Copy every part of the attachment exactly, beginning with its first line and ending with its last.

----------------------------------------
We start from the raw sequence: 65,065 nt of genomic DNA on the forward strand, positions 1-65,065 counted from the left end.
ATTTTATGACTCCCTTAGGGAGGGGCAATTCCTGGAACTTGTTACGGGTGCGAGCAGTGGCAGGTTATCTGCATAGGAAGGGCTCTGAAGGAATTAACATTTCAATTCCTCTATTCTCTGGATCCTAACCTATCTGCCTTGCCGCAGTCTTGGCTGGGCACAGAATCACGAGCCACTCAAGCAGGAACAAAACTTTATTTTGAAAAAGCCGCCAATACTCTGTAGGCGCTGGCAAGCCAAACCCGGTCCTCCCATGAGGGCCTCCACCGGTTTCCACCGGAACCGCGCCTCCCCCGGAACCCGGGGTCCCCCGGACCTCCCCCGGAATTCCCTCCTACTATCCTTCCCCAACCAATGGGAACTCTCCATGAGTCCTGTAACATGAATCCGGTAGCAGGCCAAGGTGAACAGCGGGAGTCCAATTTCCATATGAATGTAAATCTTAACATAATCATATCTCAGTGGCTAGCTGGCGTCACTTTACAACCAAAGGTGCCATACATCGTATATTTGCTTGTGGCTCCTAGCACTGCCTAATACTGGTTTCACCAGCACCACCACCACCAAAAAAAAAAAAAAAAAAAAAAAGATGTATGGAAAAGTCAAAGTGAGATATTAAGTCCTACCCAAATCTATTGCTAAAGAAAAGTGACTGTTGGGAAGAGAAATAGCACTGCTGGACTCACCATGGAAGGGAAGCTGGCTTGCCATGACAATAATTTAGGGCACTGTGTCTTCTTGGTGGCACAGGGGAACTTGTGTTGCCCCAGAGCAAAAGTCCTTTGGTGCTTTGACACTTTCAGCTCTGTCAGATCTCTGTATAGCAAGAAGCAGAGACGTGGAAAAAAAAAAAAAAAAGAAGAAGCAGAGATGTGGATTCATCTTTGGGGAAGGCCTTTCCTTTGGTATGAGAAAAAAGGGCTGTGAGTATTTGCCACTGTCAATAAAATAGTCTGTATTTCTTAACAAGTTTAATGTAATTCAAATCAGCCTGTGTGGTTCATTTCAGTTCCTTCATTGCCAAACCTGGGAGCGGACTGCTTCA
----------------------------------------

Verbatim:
We start from the raw sequence: 65,065 nt of genomic DNA on the forward strand, positions 1-65,065 counted from the left end.
ATTTTATGACTCCCTTAGGGAGGGGCAATTCCTGGAACTTGTTACGGGTGCGAGCAGTGGCAGGTTATCTGCATAGGAAGGGCTCTGAAGGAATTAACATTTCAATTCCTCTATTCTCTGGATCCTAACCTATCTGCCTTGCCGCAGTCTTGGCTGGGCACAGAATCACGAGCCACTCAAGCAGGAACAAAACTTTATTTTGAAAAAGCCGCCAATACTCTGTAGGCGCTGGCAAGCCAAACCCGGTCCTCCCATGAGGGCCTCCACCGGTTTCCACCGGAACCGCGCCTCCCCCGGAACCCGGGGTCCCCCGGACCTCCCCCGGAATTCCCTCCTACTATCCTTCCCCAACCAATGGGAACTCTCCATGAGTCCTGTAACATGAATCCGGTAGCAGGCCAAGGTGAACAGCGGGAGTCCAATTTCCATATGAATGTAAATCTTAACATAATCATATCTCAGTGGCTAGCTGGCGTCACTTTACAACCAAAGGTGCCATACATCGTATATTTGCTTGTGGCTCCTAGCACTGCCTAATACTGGTTTCACCAGCACCACCACCACCAAAAAAAAAAAAAAAAAAAAAAAGATGTATGGAAAAGTCAAAGTGAGATATTAAGTCCTACCCAAATCTATTGCTAAAGAAAAGTGACTGTTGGGAAGAGAAATAGCACTGCTGGACTCACCATGGAAGGGAAGCTGGCTTGCCATGACAATAATTTAGGGCACTGTGTCTTCTTGGTGGCACAGGGGAACTTGTGTTGCCCCAGAGCAAAAGTCCTTTGGTGCTTTGACACTTTCAGCTCTGTCAGATCTCTGTATAGCAAGAAGCAGAGACGTGGAAAAAAAAAAAAAAAAGAAGAAGCAGAGATGTGGATTCATCTTTGGGGAAGGCCTTTCCTTTGGTATGAGAAAAAAGGGCTGTGAGTATTTGCCACTGTCAATAAAATAGTCTGTATTTCTTAACAAGTTTAATGTAATTCAAATCAGCCTGTGTGGTTCATTTCAGTTCCTTCATTGCCAAACCTGGGAGCGGACTGCTTCA